Temporal dynamics of selected SNPs

The size of our data set allows us to investigate the temporal dynamics of 104 genetic variants associated with important phenotypic traits or putatively undergoing positive selection33 (Supplementary Table 13). Focusing on four well-studied polymorphisms, we find that two single nucleotide polymorphisms (SNPs) associated with light skin pigmentation in Europeans exhibit a rapid increase in allele frequency (Fig. 4). For rs1426654, the frequency of the derived allele increases from very low to fixation within a period of approximately 3,000 years between the Mesolithic and Bronze Age in Europe. For rs12913832, a major determinant of blue versus brown eyes in humans, our results indicate the presence of blue eyes already in Mesolithic hunter-gatherers as previously described33. We find it at intermediate frequency in Bronze Age Europeans, but it is notably absent from the Pontic-Caspian steppe populations, suggesting a high prevalence of brown eyes in these individuals (Fig. 4). The results for rs4988235, which is associated with lactose tolerance, were surprising. Although tolerance is high in present-day northern Europeans, we find it at most at low frequency in the Bronze Age (10% in Bronze Age Europeans; Fig. 4), indicating a more recent onset of positive selection than previously estimated34. To further investigate its distribution, we imputed all SNPs in a 2 megabase (Mb) region around rs4988235 in all ancient individuals using the 1000 Genomes phase 3 data set as a reference panel, as previously described12. Our results confirm a low frequency of rs4988235 in Europeans, with a derived allele frequency of 5% in the combined Bronze Age Europeans (genotype probability>0.85) (Fig. 4b). Among Bronze Age Europeans, the highest tolerance frequency was found in Corded Ware and the closely-related Scandinavian Bronze Age cultures (Extended Data Fig. 7). Interestingly, the Bronze Age steppe cultures showed the highest derived allele frequency among ancient groups, in particular the Yamnaya (Extended Data Fig. 7), indicating a possible steppe origin of lactase tolerance.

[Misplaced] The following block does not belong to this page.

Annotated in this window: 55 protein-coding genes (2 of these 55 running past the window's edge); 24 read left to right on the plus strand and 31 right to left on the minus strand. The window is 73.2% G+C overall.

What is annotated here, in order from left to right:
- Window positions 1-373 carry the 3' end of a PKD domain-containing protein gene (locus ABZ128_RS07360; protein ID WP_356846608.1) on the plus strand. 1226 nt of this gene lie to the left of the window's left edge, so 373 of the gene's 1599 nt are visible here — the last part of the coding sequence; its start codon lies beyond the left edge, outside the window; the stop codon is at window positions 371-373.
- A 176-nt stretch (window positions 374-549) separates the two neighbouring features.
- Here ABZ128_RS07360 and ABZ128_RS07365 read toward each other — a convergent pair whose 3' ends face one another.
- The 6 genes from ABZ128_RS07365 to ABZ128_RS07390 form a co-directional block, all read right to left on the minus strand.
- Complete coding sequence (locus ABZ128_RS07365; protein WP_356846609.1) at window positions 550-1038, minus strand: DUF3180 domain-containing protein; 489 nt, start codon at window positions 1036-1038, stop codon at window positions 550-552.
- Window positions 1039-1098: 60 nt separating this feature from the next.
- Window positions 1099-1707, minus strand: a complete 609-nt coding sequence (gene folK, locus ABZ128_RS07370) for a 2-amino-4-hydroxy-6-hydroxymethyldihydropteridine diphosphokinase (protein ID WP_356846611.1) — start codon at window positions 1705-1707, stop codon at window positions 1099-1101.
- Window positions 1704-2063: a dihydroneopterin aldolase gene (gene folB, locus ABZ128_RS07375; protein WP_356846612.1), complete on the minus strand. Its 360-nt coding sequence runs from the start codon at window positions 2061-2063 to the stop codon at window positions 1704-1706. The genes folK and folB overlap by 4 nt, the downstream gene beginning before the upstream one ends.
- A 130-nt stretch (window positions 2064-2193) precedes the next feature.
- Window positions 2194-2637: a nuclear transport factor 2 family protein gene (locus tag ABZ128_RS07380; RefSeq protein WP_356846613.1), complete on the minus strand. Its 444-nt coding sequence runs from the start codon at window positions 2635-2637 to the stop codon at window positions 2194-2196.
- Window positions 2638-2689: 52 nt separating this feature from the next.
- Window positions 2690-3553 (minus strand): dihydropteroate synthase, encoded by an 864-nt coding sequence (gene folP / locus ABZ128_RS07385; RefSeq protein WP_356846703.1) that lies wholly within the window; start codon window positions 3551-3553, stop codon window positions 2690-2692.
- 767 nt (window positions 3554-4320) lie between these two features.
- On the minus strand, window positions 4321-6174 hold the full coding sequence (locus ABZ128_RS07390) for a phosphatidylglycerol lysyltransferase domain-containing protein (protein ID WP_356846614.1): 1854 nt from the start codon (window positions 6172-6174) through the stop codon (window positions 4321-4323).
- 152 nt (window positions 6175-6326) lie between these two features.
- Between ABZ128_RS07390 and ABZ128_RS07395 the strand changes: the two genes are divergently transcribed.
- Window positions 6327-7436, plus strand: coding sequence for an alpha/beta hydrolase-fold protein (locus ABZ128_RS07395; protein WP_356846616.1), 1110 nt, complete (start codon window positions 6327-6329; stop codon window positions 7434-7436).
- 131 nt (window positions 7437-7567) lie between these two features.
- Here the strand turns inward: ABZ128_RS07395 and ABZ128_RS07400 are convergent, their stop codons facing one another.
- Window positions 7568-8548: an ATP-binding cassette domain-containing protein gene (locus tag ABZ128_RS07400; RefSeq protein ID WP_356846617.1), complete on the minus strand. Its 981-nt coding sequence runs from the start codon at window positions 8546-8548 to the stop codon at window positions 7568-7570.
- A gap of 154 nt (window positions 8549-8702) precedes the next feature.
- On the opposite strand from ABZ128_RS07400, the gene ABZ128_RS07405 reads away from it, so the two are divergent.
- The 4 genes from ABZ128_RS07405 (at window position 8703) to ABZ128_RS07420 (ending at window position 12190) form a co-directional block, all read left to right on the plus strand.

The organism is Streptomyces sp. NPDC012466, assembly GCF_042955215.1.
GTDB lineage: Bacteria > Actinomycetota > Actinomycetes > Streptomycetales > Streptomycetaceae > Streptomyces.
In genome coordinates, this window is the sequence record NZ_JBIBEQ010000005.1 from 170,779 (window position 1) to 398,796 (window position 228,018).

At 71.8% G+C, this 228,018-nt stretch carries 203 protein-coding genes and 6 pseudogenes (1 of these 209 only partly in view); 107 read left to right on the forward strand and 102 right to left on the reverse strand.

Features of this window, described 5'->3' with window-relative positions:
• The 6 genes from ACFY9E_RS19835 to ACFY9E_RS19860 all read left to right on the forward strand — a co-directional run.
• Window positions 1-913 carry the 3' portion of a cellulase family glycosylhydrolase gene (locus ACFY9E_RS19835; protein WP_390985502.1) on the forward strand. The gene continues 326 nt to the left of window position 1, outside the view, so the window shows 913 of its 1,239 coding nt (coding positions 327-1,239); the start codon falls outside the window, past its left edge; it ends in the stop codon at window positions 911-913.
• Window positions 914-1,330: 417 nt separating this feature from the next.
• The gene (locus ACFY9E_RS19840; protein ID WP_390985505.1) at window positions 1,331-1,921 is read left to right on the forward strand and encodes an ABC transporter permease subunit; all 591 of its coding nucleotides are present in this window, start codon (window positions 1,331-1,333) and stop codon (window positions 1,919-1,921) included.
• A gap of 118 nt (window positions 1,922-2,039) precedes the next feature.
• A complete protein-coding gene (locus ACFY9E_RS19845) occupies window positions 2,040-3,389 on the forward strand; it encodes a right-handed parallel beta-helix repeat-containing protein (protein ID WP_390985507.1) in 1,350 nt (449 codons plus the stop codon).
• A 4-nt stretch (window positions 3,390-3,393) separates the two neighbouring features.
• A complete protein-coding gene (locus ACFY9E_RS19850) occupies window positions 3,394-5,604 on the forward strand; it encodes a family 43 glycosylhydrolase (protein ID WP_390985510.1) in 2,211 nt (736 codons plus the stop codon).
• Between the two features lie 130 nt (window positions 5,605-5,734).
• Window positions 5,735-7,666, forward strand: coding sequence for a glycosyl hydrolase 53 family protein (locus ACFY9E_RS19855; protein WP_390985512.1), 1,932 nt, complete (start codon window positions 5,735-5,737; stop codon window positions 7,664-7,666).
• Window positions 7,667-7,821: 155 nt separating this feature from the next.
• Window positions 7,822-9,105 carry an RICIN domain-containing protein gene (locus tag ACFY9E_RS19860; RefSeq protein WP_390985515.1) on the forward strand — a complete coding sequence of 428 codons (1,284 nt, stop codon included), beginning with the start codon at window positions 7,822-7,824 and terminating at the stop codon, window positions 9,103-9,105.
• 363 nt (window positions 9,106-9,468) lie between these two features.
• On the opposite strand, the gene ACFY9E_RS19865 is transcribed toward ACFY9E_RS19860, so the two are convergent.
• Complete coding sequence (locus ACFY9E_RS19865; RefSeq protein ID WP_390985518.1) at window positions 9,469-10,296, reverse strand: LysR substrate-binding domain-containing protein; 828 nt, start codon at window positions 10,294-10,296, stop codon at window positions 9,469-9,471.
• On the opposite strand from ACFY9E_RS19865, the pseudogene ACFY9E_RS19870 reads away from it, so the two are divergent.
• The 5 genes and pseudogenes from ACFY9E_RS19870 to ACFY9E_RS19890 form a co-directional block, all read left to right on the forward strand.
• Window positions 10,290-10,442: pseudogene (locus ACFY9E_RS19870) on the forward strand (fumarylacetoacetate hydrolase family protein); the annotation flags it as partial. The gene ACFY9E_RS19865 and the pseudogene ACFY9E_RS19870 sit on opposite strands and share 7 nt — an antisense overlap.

Figure 4: Allele frequencies for putatively positively selected SNPs.
Figure 4

a, Coloured circles indicate the observed frequency of the respective SNP in ancient and modern groups (1000 Genomes panel). The size of the circle is proportional to the number of samples for each SNP and population. b, Allele frequency of rs4988235 in the LCT (lactase) gene inferred from imputation of ancient individuals. Numbers indicate the total number of chromosomes for each group. BA, Bronze Age; IA, Iron Age.

Implications